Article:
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RUSH: Okay. This is the second day in a row that I intended, you know, just to spread it around, just to start with what’s going on with the Democrats, because they had… Well, they’re calling a debate last night. It was… Well, it’s a gold mine. It’s an absolute gold mine. Many, many predictions I made to you are coming true, such as Millennial women abandoning Hillary. And some former NAALCP guy, Ben Jealous, has come out and endorsed Bernie Sanders. I think if Hillary has any hope here… You know, she does her “black dialect” when she goes to Selma. She needs to come up with a New York Jewish dialect in order to get to Bernie Sanders’ crowd. It is just amazing.

But, folks, what’s happening on the Republican side has to take precedence here over what’s going on the Democrat side. Now, I’m gonna do everything I can to get to the Democrat side of things because it’s easily half the story, and it’s fascinating in and of its own right. What’s going on on the Republican side… Holy… It’s just childish. I mean here we are, we were on the verge — I mean, we come out of Iowa, and three of the top four finishers are without doubt Reagan conservatives.

And now all of that’s been turned upside down and the winners are under assault on this crazy thing about Ben Carson and his supposed leaving the race and so forth. Let me ask a question. Has anybody in Iowa…? I bet since I mentioned this, somebody’s going to now. Has any voter in Iowa, any caucus attender shown up and said, “You know what? I wanted to vote for Ben Carson, but I saw that tweet from Ted Cruz and I changed my mind.” Has anybody said that they intended to vote for Ben Carson but were talked out of it because of all this?

And I ask you what I asked yesterday. Even if this ended up being a factor, was Ben Carson cheated out of 25,000 votes? That’s what he would have needed to tie. He over-performed! Ben Carson did better than what the polling data showed. It was Ben Carson and CNN who telegraphed this whole notion that Ben Carson was leaving the campaign going back to Florida.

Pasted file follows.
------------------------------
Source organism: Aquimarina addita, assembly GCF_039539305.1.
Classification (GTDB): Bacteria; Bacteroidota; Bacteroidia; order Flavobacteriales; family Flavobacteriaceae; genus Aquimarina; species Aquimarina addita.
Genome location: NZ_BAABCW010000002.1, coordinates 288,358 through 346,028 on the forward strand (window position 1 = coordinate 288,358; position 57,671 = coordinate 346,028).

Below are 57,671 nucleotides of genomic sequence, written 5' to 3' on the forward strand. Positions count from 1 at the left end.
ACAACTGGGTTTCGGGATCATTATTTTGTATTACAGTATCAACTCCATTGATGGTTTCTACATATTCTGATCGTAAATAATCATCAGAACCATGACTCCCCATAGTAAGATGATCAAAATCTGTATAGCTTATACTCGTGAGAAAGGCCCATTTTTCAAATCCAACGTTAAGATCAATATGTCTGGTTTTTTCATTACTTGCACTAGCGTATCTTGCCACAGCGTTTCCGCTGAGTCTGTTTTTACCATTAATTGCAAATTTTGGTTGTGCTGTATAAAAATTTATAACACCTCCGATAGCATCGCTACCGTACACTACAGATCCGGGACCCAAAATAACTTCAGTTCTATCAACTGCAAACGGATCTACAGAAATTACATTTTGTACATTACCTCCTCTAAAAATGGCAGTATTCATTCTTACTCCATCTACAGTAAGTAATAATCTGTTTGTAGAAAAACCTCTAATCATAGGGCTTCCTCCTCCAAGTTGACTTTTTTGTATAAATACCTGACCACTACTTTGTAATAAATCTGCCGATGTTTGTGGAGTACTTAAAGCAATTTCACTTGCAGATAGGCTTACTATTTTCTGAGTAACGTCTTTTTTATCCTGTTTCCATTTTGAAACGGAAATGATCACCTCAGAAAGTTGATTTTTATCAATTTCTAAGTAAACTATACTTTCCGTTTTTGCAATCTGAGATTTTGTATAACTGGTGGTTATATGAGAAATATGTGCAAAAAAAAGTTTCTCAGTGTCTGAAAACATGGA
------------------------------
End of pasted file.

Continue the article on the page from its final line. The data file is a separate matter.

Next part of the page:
Cruz is on CNN last night, and he points out to them that it was them — their reporter, tweeting out what Carson had said — and CNN was so ticked off, they spent the rest of the night calling Cruz a liar. And now Trump’s out there threatening to sue anybody that walks and to get himself back in this, and it’s just… I don’t know what it is. Excuse me. Not a circus.

And then, folks, I was so happy today. After four weeks of sheer, sheer frustration, I finally, with the help of a lot of people, solved my battery life issue. I’m not gonna bore you with the technical aspects, but what it… My two desktop computers were constantly trying to upgrade, sync, do a number of things with iCloud, which was causing… iCloud was then in constant contact with my computers and iPhones and laptops, which means their processor were always running.

Anyway, a fix was to sign out of iCloud on both desktops last night for half an hour, 45 minutes; sign back in. And it worked. And then 10 minutes ago, the churn started again. Right before this program starts, the churn started, just like it was the four previous weeks, and I’m sitting here saying, “What a lousy time for that to happen.” So there’s a lot of frustrating things going on out there, and hopefully we can bring some of it to a screeching halt and get back to the things that really matter to people here.

I know campaigns are what they are, and victory is what it’s all about, and going after people is how you do it. I understand all that. This is the big leagues. I’m an adult. But this Ben Carson thing, I mean, he started it; CNN propelled it. And Ted Cruz has apologized for it, more so than anybody else. You know, Cruz could have blamed a staffer for this. Cruz didn’t do this. Cruz could have gone out there and said, “A staffer did it,” and satisfied what Carson wanted and fired somebody. But he didn’t. What did he do? He went up there and he took the hit himself.

That’s a sign of tremendous character to me.

He didn’t take the easy road and blame some unnamed staffer and then make a big show out of firing that staffer like most people would have done, and then go on and on about how outraged he was and how this is the kind of thing that nobody should want in our politics and how he’s gonna make sure it doesn’t ever happen again. He didn’t do any of that. He went out there and said, “Yeah,” and apologized for it. He did not admit any guilt. There’s not any guilt to be found here.